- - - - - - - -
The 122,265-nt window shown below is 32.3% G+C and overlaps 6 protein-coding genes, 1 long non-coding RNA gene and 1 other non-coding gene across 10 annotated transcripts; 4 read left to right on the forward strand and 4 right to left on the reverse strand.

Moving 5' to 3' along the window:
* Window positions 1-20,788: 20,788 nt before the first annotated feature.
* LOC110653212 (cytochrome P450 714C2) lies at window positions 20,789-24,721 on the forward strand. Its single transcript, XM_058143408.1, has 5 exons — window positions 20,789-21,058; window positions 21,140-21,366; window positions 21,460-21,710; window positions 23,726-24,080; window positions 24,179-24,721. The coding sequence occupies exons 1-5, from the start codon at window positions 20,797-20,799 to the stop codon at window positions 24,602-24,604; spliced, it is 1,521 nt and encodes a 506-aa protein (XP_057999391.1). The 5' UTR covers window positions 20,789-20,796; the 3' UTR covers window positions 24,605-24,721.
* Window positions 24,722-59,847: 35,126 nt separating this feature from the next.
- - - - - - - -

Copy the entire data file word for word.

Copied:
The 122,265-nt window shown below is 32.3% G+C and overlaps 6 protein-coding genes, 1 long non-coding RNA gene and 1 other non-coding gene across 10 annotated transcripts; 4 read left to right on the forward strand and 4 right to left on the reverse strand.

Moving 5' to 3' along the window:
* Window positions 1-20,788: 20,788 nt before the first annotated feature.
* LOC110653212 (cytochrome P450 714C2) lies at window positions 20,789-24,721 on the forward strand. Its single transcript, XM_058143408.1, has 5 exons — window positions 20,789-21,058; window positions 21,140-21,366; window positions 21,460-21,710; window positions 23,726-24,080; window positions 24,179-24,721. The coding sequence occupies exons 1-5, from the start codon at window positions 20,797-20,799 to the stop codon at window positions 24,602-24,604; spliced, it is 1,521 nt and encodes a 506-aa protein (XP_057999391.1). The 5' UTR covers window positions 20,789-20,796; the 3' UTR covers window positions 24,605-24,721.
* Window positions 24,722-59,847: 35,126 nt separating this feature from the next.